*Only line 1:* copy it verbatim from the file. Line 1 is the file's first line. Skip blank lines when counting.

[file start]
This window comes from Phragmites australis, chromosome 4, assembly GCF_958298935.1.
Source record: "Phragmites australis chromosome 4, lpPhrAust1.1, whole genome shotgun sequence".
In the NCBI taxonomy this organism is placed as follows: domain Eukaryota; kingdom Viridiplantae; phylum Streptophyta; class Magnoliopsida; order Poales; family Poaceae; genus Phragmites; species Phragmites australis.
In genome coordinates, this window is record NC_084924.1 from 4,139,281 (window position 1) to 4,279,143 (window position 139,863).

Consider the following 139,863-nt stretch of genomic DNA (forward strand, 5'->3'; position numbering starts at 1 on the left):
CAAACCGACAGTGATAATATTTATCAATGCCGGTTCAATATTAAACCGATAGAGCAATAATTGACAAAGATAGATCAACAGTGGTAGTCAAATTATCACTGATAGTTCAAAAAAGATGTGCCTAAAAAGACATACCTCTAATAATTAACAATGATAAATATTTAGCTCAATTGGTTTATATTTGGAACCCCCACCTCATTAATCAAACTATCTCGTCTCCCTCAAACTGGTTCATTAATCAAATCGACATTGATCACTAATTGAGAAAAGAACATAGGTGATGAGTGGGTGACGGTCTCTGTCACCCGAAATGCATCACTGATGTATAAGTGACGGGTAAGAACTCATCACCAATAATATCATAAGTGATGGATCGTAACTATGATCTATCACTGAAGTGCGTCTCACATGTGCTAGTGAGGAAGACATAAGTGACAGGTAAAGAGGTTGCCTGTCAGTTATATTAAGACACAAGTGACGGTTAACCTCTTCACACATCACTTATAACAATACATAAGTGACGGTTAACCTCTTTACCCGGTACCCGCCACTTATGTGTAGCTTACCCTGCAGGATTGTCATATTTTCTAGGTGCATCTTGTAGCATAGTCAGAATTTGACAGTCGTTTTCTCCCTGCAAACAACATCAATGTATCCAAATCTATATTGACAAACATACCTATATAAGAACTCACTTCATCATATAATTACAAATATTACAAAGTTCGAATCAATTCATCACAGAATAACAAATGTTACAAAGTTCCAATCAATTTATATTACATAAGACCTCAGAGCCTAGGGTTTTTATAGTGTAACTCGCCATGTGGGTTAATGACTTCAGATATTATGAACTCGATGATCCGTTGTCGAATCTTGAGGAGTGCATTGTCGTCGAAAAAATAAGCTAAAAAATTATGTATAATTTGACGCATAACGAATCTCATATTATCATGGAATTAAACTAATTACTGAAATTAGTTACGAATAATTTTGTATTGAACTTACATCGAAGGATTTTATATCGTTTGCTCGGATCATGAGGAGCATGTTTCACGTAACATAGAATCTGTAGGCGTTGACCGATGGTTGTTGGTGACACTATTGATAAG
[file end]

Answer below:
This window comes from Phragmites australis, chromosome 4, assembly GCF_958298935.1.